There's the African Diaspora Ball, the Black Tie and Boots Ball hosted by the Texas Society, the Rhythm Blues Reloaded Inaugural Ball and the National Association of Minority Contractors Ball, to name a few.
The word "ball" is loaded with elitist connotations -- Jimmy Carter refused to use the word on his invitations, calling them inaugural "parties." They are events where the men wear black tie and the women wear gowns and everyone waltzes. That might happen this time, but more and more, presidential inaugural balls are becoming opportunities for social and business networking as opposed to doing the fox trot.
Media companies are among the bigger ball-givers, "opportunities to hoist their brand," Mr. Witeck said, fondly recalling the Huffington Post's ball in 2008 at the Newseum -- where he mingled with the likes of Sting and Ben Affleck.
Unlike political conventions, inaugural parties are supposed to be less partisan. Juleanna Glover, a prominent Washington hostess during George W. Bush's presidency, said she will attend a lot of functions, even though she's a Republican. As a member of The Ashcroft Group, a lobbying firm, she advises major corporate clients, so she will be out and about, "although the sense of optimism we had about the next four years really isn't there," she said.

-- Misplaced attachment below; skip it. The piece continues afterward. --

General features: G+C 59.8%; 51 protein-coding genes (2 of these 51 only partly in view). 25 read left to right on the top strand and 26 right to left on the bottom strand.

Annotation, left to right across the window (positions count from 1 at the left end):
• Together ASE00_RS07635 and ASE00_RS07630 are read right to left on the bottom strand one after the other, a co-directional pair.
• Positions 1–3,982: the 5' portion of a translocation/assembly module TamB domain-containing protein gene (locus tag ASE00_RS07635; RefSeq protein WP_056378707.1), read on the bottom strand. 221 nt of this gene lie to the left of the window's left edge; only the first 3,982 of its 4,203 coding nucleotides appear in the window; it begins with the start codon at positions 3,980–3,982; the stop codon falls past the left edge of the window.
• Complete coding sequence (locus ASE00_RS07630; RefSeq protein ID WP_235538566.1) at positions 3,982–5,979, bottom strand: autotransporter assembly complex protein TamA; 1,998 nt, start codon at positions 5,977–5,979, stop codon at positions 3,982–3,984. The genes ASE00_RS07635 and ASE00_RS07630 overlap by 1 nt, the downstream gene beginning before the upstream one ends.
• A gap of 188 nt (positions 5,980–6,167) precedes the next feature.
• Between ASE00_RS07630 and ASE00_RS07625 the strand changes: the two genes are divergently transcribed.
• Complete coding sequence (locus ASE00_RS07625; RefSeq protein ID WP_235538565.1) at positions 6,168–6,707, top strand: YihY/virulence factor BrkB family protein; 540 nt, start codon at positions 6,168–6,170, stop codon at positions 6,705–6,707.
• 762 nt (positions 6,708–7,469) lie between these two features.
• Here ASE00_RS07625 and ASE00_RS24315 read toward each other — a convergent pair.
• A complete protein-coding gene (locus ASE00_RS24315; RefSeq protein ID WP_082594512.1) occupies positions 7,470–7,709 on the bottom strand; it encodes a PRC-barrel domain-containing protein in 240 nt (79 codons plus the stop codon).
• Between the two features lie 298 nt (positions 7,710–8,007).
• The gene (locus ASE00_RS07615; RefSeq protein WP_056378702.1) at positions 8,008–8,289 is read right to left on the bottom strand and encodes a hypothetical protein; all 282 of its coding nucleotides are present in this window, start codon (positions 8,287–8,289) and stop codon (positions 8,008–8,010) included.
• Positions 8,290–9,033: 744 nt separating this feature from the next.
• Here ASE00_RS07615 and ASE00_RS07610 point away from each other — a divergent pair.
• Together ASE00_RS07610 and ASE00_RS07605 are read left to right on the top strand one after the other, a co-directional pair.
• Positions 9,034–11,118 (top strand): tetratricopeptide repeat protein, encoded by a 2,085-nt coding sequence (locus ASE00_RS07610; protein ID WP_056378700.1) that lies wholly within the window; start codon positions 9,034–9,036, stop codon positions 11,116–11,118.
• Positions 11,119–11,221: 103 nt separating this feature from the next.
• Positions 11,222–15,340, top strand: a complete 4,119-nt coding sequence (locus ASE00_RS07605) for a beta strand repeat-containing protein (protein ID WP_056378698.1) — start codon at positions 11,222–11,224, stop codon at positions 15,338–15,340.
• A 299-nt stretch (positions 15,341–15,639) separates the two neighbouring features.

"Inaugural parties are these wonderful mashups, all about celebrating democracy and national unity and, also, some partisan gloating, but there are these big public events that everyone is invited to," said Mr. Rubenstein, the Smithsonian curator.
Some second inaugural parties have been grander than the first, he noted. When Thomas Jefferson was first elected president, he just walked back to his boarding house after the ceremony, only to discover that all the seats at the communal dining table were occupied. Not wishing to be undemocratic, he retired to his room without eating.
The second time, he hosted a reception at the White House that was open to the public. And in some ways, President Bill Clinton's second inaugural was more elaborate than the first, with a record 14 balls -- up from 11 four years earlier -- and a week-long series of events leading to the swearing-in.
Let's just hope that these two balls don't end up the way President James Polk's did. He hosted one $10 ball for the diplomats and wealthy people and a $2 ball for the rest.
"They mixed up the invitations, so all the newspapers were full of stories about the diplomat's wife dancing with her gardener," Mr. Rubenstein said.
Sounds a lot more fun than being jammed into a convention center with 10,000 other Democratic activists texting pictures from their cell phones.
Mackenzie Carpenter: email@example.com, 412-263-1949. First Published January 13, 2013 5:00 AM